Petrochemical Companies May Not Be Telling Shareholders Enough About Climate Change Risks

Originally published on September 3, 2018 6:18 am

A plan to build a publicly funded seawall to protect oil refineries has highlighted gaps in how oil and gas companies inform investors of potential risks associated with climate change.

Critics of the proposed wall along the Gulf Coast argue companies contributing to global warming shouldn’t ask for taxpayer assistance for protection against it. Industry, of course, disagrees, but the spat over the wall raises another question of whether companies effectively warn investors about risks associated with these sorts of projects – namely losses attributable to flooding and storm surge.

In 2010, the Securities and Exchange Commission said that companies had to take into account the impact of global warming as part of the financial disclosures they give to investors, but the way companies do it can be vague and, some say, misleading.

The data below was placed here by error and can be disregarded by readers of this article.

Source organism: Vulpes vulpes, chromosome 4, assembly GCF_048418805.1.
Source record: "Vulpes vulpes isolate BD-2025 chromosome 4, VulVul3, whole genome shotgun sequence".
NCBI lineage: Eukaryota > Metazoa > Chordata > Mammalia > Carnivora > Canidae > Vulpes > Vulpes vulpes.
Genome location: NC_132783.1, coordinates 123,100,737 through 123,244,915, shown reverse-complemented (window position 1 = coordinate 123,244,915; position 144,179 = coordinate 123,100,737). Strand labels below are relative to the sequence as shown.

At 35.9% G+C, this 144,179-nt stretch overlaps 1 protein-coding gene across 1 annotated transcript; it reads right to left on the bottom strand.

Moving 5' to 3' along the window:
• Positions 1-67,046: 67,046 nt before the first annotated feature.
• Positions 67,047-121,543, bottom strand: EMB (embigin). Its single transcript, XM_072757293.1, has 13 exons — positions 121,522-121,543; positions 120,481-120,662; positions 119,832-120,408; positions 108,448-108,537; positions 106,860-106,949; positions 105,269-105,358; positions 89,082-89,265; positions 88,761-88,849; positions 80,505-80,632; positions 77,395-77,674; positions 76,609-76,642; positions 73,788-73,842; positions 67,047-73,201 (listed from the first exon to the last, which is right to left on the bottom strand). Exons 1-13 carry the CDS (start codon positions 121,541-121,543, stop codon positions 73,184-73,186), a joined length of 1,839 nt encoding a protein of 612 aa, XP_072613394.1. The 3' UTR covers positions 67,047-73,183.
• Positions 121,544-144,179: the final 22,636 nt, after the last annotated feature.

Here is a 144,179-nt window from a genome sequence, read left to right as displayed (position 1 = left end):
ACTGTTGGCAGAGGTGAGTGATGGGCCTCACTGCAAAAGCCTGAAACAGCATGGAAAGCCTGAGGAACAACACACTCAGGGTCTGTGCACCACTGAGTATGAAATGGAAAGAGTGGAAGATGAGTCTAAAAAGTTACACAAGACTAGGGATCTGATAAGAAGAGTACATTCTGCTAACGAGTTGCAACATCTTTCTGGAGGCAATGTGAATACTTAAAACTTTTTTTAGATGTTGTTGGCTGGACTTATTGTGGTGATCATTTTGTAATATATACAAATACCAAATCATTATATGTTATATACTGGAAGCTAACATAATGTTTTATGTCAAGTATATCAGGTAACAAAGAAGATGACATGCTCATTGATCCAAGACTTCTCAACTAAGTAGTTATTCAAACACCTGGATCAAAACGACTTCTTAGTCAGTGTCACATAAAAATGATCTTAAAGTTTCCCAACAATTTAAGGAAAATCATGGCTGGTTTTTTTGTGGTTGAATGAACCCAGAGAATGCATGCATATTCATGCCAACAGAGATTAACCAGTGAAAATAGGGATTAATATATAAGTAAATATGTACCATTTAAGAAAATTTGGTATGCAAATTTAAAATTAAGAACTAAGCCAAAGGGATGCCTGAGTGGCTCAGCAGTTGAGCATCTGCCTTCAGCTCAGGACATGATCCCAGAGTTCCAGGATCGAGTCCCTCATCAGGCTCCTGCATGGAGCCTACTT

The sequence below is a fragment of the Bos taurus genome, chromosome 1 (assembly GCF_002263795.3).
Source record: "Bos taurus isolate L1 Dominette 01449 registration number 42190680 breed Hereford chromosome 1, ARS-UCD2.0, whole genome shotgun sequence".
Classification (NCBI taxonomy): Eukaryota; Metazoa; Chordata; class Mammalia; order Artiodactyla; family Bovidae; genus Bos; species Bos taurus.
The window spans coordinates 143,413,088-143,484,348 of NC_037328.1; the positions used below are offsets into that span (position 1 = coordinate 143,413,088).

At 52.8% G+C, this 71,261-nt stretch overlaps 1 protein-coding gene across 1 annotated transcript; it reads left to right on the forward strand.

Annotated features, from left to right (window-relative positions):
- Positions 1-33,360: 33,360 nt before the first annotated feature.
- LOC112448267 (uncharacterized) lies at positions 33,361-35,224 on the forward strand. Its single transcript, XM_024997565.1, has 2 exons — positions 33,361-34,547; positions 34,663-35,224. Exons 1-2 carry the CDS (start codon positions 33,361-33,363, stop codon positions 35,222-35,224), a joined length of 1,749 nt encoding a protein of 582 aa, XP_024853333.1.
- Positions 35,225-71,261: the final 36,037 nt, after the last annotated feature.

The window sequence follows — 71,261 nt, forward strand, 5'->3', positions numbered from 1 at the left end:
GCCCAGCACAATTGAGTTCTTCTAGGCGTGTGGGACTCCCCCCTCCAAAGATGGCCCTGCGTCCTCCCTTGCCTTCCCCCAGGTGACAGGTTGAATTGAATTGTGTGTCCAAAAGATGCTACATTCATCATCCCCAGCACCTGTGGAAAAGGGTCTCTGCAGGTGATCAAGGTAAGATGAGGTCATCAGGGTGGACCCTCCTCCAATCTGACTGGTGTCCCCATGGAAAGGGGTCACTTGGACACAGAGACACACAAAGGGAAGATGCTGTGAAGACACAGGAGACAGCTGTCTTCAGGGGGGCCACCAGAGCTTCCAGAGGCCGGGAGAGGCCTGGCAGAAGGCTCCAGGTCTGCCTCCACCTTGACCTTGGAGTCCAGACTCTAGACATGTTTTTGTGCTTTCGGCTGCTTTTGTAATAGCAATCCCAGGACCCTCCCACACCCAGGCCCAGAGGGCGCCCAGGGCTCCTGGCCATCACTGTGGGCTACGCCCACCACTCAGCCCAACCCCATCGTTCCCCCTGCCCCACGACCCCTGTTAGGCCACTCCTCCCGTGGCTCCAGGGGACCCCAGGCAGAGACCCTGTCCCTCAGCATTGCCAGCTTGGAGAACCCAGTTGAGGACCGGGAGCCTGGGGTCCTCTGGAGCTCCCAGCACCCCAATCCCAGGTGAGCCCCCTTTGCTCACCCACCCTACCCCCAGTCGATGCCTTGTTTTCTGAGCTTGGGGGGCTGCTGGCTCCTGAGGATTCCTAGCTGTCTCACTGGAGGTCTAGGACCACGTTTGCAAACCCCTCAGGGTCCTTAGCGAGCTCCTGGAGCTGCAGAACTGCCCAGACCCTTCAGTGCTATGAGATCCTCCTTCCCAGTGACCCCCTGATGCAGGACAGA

Christina Simeone of the Kleinman Center for Energy Policy at the University of Pennsylvania looked at disclosures from some oil companies with refineries that would benefit from flood and storm protection along the Gulf. She says some don’t really talk about the need for a seawall to protect their assets – like whether investments will become stranded if the seawall isn't constructed, or whether investors would have to use their own money to recoup losses.

Simeone says the lack of detail in these types of disclosures could leave investors holding the bag.

Earlier this year, the Government Accountability Office urged greater clarity in rules requiring climate-related financial disclosures.

Simeone says the seawall is a good example of what the government accountability office found – that "there is a lack of specificity and disclosure of quantifiable risk.”

When news broke about the plan to prioritize protecting refineries and petrochemical plants, the industry responded to criticism, saying that it already pays its fair share into programs for protection.

The Obama administration began efforts to shore up these climate disclosure rules, but federal action to clarify them has stalled out under the Trump administration.

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